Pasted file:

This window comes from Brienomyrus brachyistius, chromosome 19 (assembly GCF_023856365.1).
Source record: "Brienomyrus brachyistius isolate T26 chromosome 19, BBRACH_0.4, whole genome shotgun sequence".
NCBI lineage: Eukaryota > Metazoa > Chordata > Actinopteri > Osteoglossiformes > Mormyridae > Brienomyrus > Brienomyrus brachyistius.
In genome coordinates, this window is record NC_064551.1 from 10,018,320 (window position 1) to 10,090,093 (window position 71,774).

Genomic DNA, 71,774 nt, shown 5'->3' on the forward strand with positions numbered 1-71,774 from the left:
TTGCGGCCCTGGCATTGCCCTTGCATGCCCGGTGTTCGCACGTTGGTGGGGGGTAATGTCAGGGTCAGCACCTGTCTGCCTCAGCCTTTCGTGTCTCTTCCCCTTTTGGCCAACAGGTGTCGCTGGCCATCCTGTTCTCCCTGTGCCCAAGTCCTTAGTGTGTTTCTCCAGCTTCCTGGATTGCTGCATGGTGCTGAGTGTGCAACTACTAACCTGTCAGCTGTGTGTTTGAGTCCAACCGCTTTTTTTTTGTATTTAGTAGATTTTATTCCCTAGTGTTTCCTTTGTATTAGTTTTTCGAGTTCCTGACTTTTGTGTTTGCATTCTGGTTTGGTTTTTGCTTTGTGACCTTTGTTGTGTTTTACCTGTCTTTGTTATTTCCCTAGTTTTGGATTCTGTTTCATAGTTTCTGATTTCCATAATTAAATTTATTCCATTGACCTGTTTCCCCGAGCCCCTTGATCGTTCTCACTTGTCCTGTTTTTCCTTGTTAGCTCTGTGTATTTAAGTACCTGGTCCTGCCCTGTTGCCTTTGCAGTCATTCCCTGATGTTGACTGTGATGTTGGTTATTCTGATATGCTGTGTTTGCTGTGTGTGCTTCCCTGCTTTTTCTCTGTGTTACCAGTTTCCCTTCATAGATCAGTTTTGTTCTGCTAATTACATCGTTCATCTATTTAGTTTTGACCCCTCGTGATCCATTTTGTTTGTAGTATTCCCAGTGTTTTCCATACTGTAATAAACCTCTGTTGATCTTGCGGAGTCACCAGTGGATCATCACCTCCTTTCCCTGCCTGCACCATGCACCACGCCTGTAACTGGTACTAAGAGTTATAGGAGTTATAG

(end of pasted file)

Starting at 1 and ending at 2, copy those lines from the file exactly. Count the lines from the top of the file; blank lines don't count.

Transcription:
This window comes from Brienomyrus brachyistius, chromosome 19 (assembly GCF_023856365.1).
Source record: "Brienomyrus brachyistius isolate T26 chromosome 19, BBRACH_0.4, whole genome shotgun sequence".